Photo by Dana (Distortion) Yavin
If you wanted to get a barometer reading on the state of guitar-driven rock music in the ’90s, you needed to look no further than the annual lineup of Lollapalooza—the multi-act summer-long touring festival originally conceived and curated by Jane’s Addiction frontman Perry Farrell. From 1991 to 1997, the traveling circus-styled fiesta brought together a wide-ranging assortment of the era’s leading alternative and underground acts and exposed them to audiences of 30,000 or more on a daily basis. Aside from keeping its finger on the pulse of the latest and greatest, the festival seemed to have a knack for sussing out the next big thing as well—Tool, Stone Temple Pilots, Rage Against the Machine, Beck, and the Roots were all second-stage undercard performers at one point or another. After its initial roadshow run, the Lollapalooza concept was revived in 2005 as an annual multiday festival in Grant Park, Chicago, and has since expanded to include events in Chile and Brazil as well.
To commemorate the 25th anniversary of the original tour, as well as the release of their breakthrough 1991 album, Ritual de lo Habitual, inaugural Lollapalooza headliners Jane’s Addiction hit the road for several dates with fellow festival alumni Living Colour (1991 tour) and Dinosaur Jr. (1993 tour) in anticipation of their headlining set at this year’s weekend-long shindig.
Both Jane’s Addiction guitarist Dave Navarro and Dinosaur Jr. axeman/vocalist J Mascis were recognized among the leading 6-string voices of the era—Navarro for his fiery psychedelic reworking of Zeppelin-esque heavy rock, and Mascis for his Neil Young-inspired take on edgy garage-rock melodicism. GP caught up with the two alt-rock trailblazers during their North American summer sojourn and asked them to share some thoughts on the original Lollapalooza festivals, their seminal recordings, and each other’s style.
Reflecting back on the Lollapalooza tours you were both a part of in the early ’90s, is there anything in particular that stands out in your minds or anything specific that you took away from it as artists and guitarists?
Mascis: It was 25 years ago so I really don’t remember all that much, honestly. We went on at 3:00 in the afternoon and it just seemed like wherever we were, it was the hottest day of the summer in that particular city on that particular day. Invariably, one of my amps would overheat and fry.
Navarro: For me, it was eye-opening because I got firsthand exposure to an incredibly eclectic lineup of artists. You had the Butthole Surfers who were ironic and “art-damaged” in a beautiful way; there was Nine Inch Nails, who introduced me to the aggressive side of synth-driven mechanical music; you had Living Colour, who were incredibly accomplished musicians that could convey intense emotion; and then there was Siouxie and the Banshees, who had a bit more primitive approach musically but were still able to express emotional intensity. When you’re around that varied of a spectrum of artistic diversity for a month straight, it’s hard not to be influenced by it.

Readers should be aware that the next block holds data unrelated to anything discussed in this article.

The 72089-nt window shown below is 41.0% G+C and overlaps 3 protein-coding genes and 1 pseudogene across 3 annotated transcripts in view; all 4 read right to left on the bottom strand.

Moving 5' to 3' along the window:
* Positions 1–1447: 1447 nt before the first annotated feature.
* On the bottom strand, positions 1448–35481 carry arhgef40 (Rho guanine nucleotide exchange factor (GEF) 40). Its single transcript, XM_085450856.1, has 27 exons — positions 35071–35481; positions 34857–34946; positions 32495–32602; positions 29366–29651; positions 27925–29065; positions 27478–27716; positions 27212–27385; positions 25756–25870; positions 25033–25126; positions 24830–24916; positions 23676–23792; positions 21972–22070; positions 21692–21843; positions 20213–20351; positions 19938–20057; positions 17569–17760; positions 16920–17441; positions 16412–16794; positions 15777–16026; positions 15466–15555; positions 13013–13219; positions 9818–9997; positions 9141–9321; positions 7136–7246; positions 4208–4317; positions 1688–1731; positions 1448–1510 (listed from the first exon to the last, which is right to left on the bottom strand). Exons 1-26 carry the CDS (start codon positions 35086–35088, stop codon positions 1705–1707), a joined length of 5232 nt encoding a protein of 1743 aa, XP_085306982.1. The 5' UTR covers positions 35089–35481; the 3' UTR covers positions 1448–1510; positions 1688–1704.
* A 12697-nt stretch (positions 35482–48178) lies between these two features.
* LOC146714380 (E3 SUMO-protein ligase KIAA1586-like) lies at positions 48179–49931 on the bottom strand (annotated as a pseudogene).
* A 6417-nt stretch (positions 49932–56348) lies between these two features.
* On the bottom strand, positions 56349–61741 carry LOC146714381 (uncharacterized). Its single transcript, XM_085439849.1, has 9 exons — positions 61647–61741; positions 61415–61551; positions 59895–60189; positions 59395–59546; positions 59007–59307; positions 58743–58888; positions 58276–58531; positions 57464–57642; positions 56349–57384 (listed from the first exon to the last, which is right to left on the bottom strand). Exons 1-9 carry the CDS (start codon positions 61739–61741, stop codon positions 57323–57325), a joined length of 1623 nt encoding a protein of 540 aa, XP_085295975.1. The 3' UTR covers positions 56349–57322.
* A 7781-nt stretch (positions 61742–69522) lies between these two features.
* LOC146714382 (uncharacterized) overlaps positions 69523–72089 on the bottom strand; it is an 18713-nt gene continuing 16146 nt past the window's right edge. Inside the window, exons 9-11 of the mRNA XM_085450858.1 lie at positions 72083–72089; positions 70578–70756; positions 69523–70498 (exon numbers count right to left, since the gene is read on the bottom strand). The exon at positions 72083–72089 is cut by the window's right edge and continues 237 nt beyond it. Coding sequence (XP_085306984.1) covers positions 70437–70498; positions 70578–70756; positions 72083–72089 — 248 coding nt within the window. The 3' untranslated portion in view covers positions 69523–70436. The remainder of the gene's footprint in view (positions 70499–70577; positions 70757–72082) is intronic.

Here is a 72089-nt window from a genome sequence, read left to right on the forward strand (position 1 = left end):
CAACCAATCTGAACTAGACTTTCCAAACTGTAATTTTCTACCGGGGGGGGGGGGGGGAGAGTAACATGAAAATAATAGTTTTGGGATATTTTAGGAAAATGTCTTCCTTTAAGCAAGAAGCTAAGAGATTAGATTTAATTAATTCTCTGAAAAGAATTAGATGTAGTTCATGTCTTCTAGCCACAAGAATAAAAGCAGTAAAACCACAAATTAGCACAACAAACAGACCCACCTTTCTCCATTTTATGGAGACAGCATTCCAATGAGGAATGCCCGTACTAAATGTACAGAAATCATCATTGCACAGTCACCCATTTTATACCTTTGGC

What do you admire most about each other’s playing?
Mascis: Dave is a really accomplished musician and plays with a lot of precision. I was pretty impressed that they were covering note-perfect renditions of Zeppelin songs during soundcheck. Dave never seems to have a bad show. He’s always on.
Navarro: I love that J’s overall sound is identifiably him, because aside from being a great guitarist, he’s also an incredibly gifted singer and songwriter. When I listen to him solo, I hear a real frenetic security in what he’s doing. There’s no second guessing or posturing. My sense is that what he’s playing is what’s going on inside of him that’s not being revealed on the surface. When I play—or even when someone like Steve Vai plays—we’re probably very aware of what other people think of our playing and, as a result, it’s very affected. J plays as if he doesn’t really give a f**k what other people think.
Do either of you have a practice routine?
Navarro: I don’t sit at home and practice scales or stuff like that. If anything, I’ll go on YouTube and watch a lesson on how to play a song that I’ve always wanted to learn. The other day, for example, I was messing with “The Wanton Song” by Led Zeppelin. For this latest tour though, we’re playing Ritual de lo Habitual in its entirety, so I had to go back and relearn it, which was kind of a trip because I hadn’t listened to a lot of those songs in years. It was like joining a tribute band, but for a band you were a founding member of 25 years ago. It was definitely a strange-but-welcome mindf**k!
Mascis: I’ve don’t really practice, per se. When I was a kid I played drums and would practice them in the more traditional sense, but when I first picked up a guitar, my goal was to write songs and join a band.
One thing I’ve always liked about players of your generation is that you rediscovered pedals from the ’60s and ’70s, such as the wah, but tended to use them in new and interesting ways.
Mascis: Most people put the wah as the first thing in their signal chain but I put it after my distortion pedals. I think it produces a more piercing sound that way.
Navarro: I always liked the way Daniel Ash from Love and Rockets used the wah pedal in an abrasive way, as a kind of noise generator. I started using in in my solos subtly for tonal shifts. Also, in the “Digging something up…” part of the song “Obvious,” I rock the wah forward on the second beat of the chord. It gives it this really aggressive sound and it seems like I’m changing the chord I’m playing but I’m not—I’m just changing the tone of the chord. As a general rule, I’m opposed to rack effects, just because I don’t want to deal with scrolling through presets and parameters. The only rack effect on Ritual…was a chorus that our engineer Ron Champagne added to the track “Classic Girl.”